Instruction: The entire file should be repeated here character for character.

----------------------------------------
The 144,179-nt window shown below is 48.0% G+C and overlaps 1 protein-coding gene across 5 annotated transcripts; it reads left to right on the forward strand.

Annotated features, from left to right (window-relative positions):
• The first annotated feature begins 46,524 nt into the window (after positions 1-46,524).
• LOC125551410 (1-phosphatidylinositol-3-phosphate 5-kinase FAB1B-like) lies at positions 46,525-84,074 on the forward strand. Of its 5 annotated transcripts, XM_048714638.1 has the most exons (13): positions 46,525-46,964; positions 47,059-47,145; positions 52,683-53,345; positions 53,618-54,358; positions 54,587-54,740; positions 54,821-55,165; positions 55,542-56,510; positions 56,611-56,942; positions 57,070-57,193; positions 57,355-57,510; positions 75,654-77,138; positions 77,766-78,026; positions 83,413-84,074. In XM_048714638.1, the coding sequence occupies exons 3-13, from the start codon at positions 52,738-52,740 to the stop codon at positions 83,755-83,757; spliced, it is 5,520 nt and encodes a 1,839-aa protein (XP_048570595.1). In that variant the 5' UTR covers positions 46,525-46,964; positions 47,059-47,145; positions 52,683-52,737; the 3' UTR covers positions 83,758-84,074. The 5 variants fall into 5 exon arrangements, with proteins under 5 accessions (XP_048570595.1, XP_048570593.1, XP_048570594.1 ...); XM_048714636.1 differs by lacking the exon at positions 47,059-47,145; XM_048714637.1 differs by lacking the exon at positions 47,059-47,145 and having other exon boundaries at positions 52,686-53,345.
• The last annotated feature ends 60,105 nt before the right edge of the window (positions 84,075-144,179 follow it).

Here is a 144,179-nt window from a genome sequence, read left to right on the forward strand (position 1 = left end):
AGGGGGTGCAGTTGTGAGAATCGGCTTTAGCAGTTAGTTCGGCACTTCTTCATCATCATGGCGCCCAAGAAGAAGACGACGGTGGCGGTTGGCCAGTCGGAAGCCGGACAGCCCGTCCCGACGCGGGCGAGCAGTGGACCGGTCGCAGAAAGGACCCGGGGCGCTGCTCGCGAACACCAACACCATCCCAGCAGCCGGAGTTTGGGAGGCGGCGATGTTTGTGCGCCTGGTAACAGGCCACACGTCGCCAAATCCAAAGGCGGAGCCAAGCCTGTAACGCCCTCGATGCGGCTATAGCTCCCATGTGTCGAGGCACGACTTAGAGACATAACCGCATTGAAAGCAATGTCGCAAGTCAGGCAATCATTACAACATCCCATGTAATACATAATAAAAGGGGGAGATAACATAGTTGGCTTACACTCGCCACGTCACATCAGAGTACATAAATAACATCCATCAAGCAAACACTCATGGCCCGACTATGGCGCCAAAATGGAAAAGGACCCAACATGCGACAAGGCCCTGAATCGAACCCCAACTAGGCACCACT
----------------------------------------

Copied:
The 144,179-nt window shown below is 48.0% G+C and overlaps 1 protein-coding gene across 5 annotated transcripts; it reads left to right on the forward strand.

Annotated features, from left to right (window-relative positions):
• The first annotated feature begins 46,524 nt into the window (after positions 1-46,524).
• LOC125551410 (1-phosphatidylinositol-3-phosphate 5-kinase FAB1B-like) lies at positions 46,525-84,074 on the forward strand. Of its 5 annotated transcripts, XM_048714638.1 has the most exons (13): positions 46,525-46,964; positions 47,059-47,145; positions 52,683-53,345; positions 53,618-54,358; positions 54,587-54,740; positions 54,821-55,165; positions 55,542-56,510; positions 56,611-56,942; positions 57,070-57,193; positions 57,355-57,510; positions 75,654-77,138; positions 77,766-78,026; positions 83,413-84,074. In XM_048714638.1, the coding sequence occupies exons 3-13, from the start codon at positions 52,738-52,740 to the stop codon at positions 83,755-83,757; spliced, it is 5,520 nt and encodes a 1,839-aa protein (XP_048570595.1). In that variant the 5' UTR covers positions 46,525-46,964; positions 47,059-47,145; positions 52,683-52,737; the 3' UTR covers positions 83,758-84,074. The 5 variants fall into 5 exon arrangements, with proteins under 5 accessions (XP_048570595.1, XP_048570593.1, XP_048570594.1 ...); XM_048714636.1 differs by lacking the exon at positions 47,059-47,145; XM_048714637.1 differs by lacking the exon at positions 47,059-47,145 and having other exon boundaries at positions 52,686-53,345.
• The last annotated feature ends 60,105 nt before the right edge of the window (positions 84,075-144,179 follow it).

Here is a 144,179-nt window from a genome sequence, read left to right on the forward strand (position 1 = left end):
AGGGGGTGCAGTTGTGAGAATCGGCTTTAGCAGTTAGTTCGGCACTTCTTCATCATCATGGCGCCCAAGAAGAAGACGACGGTGGCGGTTGGCCAGTCGGAAGCCGGACAGCCCGTCCCGACGCGGGCGAGCAGTGGACCGGTCGCAGAAAGGACCCGGGGCGCTGCTCGCGAACACCAACACCATCCCAGCAGCCGGAGTTTGGGAGGCGGCGATGTTTGTGCGCCTGGTAACAGGCCACACGTCGCCAAATCCAAAGGCGGAGCCAAGCCTGTAACGCCCTCGATGCGGCTATAGCTCCCATGTGTCGAGGCACGACTTAGAGACATAACCGCATTGAAAGCAATGTCGCAAGTCAGGCAATCATTACAACATCCCATGTAATACATAATAAAAGGGGGAGATAACATAGTTGGCTTACACTCGCCACGTCACATCAGAGTACATAAATAACATCCATCAAGCAAACACTCATGGCCCGACTATGGCGCCAAAATGGAAAAGGACCCAACATGCGACAAGGCCCTGAATCGAACCCCAACTAGGCACCACT